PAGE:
But if I were an Israeli Palestinian, I might not sing Hatikvah. If, in Britain growing up, there’d been a national anthem that somehow excluded Jews, I’d not have wanted to sing that either.

The issue of the national anthem is a fine way of striving to follow Beit Hillel, as it were, in seeing the other perspective first. Jews should be able to understand why an Israeli Palestinian citizen of Israel might not want to sing it. Palestinans, Israeli or not, should be able to understand why Hatikvah is so resonant for Jews. So could we, at some point in the future, have more than one national anthem? And on the one hand, this one “little” topic is so huge and hard, precisely because of all the history and emotion bound up with this song. And yet, on the other, it’s a good topic to allow us to think through change, and the perspectives of many different people and perhaps in due course finding new both/and rather than either/or solutions.

This is why I personally think it’s a useful exercise to think through the notion of a single state. Israel, for me, is unique because it’s the only country in the world that has Hebrew as its national language and celebrates shabbat on a Saturday; because it closes for Rosh Hashanah and Yom Kippur. It brings Jewish life back to three dimensions, having been just two-dimensional throughout the exile. But it also has Arabic as a national language. If you speak Arabic, if you celebrate the sabbath on a Friday or a Sunday, if you celebrate Eid or Easter – that enriches my world, it doesn’t diminish it. It’s not so easy, in the foreseeable future, to imagine a Palestinian state alongside Israel. But if that’s the case then won’t Israel need to give Palestinians the vote? Or develop some kind of confederation?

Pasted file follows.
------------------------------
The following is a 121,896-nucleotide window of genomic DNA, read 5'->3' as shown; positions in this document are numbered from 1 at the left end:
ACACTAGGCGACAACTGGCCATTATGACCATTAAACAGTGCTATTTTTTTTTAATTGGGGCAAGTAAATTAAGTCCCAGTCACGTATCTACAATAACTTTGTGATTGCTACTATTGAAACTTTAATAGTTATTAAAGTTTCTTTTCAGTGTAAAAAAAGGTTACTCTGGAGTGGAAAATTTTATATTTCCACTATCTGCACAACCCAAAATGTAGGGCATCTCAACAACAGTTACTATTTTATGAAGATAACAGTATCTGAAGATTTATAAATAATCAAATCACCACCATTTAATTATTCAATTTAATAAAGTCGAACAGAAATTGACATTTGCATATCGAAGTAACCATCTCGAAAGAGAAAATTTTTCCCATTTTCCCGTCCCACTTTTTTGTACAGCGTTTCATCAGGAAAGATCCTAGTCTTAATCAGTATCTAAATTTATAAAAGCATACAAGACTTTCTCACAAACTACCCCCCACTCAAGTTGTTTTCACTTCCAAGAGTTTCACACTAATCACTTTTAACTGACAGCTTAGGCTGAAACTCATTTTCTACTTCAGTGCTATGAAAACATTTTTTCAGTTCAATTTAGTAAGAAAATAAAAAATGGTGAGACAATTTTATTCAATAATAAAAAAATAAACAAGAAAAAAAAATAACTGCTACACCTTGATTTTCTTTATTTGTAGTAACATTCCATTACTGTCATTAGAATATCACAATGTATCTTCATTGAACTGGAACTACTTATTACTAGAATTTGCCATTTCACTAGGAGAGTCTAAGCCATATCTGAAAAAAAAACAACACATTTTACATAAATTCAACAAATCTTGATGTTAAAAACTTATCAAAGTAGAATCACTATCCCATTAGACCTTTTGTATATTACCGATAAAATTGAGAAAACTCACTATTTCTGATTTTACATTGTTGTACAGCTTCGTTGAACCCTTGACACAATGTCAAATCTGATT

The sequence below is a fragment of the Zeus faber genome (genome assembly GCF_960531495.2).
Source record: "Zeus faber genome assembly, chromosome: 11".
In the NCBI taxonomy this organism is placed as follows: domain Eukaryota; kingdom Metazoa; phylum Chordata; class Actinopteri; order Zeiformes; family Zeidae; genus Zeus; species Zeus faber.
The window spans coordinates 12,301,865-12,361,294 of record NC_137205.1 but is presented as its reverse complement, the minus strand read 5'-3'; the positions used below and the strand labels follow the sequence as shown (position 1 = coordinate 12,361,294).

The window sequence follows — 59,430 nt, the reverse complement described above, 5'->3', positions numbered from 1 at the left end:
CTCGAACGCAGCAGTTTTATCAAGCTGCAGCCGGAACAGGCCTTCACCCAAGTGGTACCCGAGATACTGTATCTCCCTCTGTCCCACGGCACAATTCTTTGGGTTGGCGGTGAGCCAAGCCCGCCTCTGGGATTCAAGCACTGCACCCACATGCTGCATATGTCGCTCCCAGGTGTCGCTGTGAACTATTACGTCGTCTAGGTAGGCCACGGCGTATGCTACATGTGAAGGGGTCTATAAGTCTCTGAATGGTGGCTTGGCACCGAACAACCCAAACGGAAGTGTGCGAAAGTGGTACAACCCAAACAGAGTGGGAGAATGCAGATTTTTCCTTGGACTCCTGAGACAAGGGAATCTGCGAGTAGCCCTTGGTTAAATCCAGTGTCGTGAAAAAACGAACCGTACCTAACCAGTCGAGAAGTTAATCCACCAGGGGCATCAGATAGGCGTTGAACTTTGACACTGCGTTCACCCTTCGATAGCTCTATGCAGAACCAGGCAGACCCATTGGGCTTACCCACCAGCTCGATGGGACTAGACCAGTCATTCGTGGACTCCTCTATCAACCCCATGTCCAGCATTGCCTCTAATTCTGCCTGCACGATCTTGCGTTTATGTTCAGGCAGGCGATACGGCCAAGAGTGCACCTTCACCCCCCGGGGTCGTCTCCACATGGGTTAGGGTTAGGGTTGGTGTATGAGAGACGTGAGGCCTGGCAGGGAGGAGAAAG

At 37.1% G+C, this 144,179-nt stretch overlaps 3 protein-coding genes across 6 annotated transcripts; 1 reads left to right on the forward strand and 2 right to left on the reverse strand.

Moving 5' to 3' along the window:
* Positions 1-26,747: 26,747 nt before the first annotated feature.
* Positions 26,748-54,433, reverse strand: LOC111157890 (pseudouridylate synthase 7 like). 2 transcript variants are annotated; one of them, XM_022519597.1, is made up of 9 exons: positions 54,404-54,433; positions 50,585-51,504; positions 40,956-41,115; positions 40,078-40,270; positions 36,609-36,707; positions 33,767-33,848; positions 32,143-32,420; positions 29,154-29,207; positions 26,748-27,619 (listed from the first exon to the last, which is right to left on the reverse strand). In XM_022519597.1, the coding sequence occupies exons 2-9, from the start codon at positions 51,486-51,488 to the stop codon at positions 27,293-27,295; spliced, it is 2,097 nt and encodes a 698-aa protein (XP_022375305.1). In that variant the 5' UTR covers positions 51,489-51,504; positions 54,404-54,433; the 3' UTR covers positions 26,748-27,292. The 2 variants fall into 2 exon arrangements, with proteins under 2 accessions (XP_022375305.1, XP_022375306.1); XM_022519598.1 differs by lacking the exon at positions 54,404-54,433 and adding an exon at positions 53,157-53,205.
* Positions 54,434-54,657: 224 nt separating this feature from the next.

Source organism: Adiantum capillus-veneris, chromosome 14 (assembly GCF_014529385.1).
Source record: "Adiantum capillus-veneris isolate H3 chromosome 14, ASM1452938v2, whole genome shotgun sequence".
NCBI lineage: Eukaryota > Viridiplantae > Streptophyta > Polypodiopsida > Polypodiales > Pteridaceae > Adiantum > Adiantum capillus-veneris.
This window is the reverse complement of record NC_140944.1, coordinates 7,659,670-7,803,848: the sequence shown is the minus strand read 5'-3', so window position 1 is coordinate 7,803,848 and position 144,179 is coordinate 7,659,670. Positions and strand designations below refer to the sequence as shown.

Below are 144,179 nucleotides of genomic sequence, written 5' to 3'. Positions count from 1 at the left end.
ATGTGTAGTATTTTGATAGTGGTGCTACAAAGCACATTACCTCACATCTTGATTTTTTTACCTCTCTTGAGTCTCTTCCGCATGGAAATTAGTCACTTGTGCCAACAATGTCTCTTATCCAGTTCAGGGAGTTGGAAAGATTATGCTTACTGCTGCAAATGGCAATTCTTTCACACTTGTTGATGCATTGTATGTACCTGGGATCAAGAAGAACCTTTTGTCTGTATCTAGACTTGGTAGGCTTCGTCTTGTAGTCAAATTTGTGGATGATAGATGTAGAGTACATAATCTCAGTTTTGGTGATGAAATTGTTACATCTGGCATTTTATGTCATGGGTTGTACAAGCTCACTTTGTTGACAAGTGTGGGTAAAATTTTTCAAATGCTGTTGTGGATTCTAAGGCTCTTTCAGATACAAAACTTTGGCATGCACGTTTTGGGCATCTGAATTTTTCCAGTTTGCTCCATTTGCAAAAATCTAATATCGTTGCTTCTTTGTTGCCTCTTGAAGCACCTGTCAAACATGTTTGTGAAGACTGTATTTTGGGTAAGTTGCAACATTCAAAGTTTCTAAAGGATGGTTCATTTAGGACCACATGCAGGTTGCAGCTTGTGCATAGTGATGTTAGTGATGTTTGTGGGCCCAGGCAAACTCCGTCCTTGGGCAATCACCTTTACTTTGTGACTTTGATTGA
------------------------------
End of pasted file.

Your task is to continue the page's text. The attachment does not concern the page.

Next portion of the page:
If you find these scenarios hard to imagine…. Well, so do I. But a “two state solution” is a bit hard to imagine, right now, also – other, perhaps, than code for “I genuinely care about Israelis and Palestinians and want to find a peaceful way to the future.” And that’s not minor.

But what gives me hope, genuinely, is something less visible: the extraordinary fertility on the ground, in unexpected places. New generations of Israelis and Palestinians are growing up hating each other, or afraid… but a growing number are also growing up open, wanting to experiment, wanting to meet, wanting to do stuff.